Have you ever met a kind, charitable church-going woman who always seems right on the verge of anger? She volunteers for all the potlucks. She cleans the church, puts away the folding chairs, leads the choir, helps with Sunday School. She can always be counted on to do what needs to be done, and she loves Jesus.


She is Jesus’ disciple, but perhaps all her life – she’s been told: “Don’t be angry. Be happy.” She’s never been given the permission of Ephesians 4: to experience anger and frustration and even express it. So she does what so many of us do: in bathroom stalls, driving cars, at home with our families, in the privacy of a quiet room – we stuff our anger until it explodes in the wrong place, at the wrong time, to the wrong person.


We think it’s wrong for a woman, much less a mother, to be angry and so when anger inevitably, righteously, hits us – with its cousin fatigue and its brother frustration – we don’t know what to do except to bury it beneath a smile that gets thinner and weaker as the day winds on.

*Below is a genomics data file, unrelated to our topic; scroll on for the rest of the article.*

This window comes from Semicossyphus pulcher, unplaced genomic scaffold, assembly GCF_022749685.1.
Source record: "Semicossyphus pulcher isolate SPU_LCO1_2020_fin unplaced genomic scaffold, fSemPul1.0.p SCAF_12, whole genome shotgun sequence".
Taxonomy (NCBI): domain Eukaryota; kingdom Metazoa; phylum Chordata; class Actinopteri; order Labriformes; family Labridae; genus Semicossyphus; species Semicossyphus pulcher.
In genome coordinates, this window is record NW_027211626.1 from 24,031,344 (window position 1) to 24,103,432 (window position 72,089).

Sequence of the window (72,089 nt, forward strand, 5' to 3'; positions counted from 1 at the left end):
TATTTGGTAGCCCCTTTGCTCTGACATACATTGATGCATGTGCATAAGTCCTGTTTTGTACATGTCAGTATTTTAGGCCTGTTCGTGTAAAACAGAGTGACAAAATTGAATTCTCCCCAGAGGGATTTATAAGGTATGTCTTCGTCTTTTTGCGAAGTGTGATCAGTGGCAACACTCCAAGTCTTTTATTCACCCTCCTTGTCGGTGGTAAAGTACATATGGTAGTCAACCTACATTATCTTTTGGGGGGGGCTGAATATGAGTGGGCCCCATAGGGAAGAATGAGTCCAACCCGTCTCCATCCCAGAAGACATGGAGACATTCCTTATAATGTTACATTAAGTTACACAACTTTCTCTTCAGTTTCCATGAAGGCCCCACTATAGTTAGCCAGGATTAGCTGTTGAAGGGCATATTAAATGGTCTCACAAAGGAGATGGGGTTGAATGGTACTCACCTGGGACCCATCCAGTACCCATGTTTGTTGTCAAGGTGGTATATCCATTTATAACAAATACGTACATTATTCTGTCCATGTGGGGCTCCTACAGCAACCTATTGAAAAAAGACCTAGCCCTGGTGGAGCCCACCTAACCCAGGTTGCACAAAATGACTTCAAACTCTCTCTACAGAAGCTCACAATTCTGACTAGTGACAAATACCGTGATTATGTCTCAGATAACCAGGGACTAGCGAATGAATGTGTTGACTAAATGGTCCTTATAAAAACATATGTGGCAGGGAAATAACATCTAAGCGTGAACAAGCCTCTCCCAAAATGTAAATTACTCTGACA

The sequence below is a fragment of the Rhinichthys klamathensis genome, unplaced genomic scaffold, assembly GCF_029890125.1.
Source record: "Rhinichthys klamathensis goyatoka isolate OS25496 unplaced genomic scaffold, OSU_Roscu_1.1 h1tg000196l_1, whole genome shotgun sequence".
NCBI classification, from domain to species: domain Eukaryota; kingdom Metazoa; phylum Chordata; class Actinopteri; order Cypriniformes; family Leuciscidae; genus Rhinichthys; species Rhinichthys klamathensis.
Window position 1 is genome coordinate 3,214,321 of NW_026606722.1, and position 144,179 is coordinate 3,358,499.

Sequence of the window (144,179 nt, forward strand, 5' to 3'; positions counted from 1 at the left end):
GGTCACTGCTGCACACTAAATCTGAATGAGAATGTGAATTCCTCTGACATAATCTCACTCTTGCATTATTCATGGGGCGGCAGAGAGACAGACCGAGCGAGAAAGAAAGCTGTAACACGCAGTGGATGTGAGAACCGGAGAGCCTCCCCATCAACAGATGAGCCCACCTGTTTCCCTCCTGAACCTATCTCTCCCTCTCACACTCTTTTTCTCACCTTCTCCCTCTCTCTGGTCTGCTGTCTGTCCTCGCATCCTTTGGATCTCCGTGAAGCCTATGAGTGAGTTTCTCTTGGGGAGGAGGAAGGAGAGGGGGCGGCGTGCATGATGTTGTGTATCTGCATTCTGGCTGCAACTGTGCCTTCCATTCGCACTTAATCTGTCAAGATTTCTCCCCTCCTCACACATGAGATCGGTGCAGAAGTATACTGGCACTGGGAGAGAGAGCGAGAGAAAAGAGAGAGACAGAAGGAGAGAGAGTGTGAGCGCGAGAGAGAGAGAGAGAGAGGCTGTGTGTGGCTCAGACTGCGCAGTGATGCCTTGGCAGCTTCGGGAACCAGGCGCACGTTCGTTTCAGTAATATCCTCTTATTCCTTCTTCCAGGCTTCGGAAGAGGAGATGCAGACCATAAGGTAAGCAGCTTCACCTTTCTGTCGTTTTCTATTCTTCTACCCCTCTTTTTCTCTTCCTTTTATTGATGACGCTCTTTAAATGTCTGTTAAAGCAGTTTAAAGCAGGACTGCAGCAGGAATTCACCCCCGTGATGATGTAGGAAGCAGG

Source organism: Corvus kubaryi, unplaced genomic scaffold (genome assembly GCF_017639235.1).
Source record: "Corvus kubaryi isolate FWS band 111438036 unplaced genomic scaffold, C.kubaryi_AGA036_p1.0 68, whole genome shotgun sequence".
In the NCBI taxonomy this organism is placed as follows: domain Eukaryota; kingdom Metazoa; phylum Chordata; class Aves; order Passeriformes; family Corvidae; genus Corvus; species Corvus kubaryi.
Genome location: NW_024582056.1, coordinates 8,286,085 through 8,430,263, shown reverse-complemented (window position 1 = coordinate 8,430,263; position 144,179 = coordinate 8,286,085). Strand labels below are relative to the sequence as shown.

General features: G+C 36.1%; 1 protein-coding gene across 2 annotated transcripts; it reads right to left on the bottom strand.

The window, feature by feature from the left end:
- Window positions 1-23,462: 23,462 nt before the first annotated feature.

All women cope with our anger differently. Some kickbox or Zumba, some mow down a surreptitious box of Dunkin Donuts after dropoff at school. Some drink glasses of wine or pour vodka in water bottles. Some spread nasty, secretive rumors. Some take it out on those who we love most.


We all get angry, though. It is a function of being human and I daresay without anger we would never have won the American Revolution, the Civil War, the women’s right to vote, school desegregation or any other host of advances that came about when people got righteously angry and unleashed the power of justice and the Holy Spirit.


God got angry and created the Flood, which became the opportunity for renewal.


Jesus got angry and destroyed the Temple, driving out the moneychangers and those who denigrated religious practice.


Their anger was a means to a righteous end, just as ours may be.


So Be Angry when you are angry and do not be ashamed to say, in the moment: “This is not right. I’m angry.”


Let yourself Be Angry. The Bible Says.


Then the Bible says this:


… Do not let the sun go down on your anger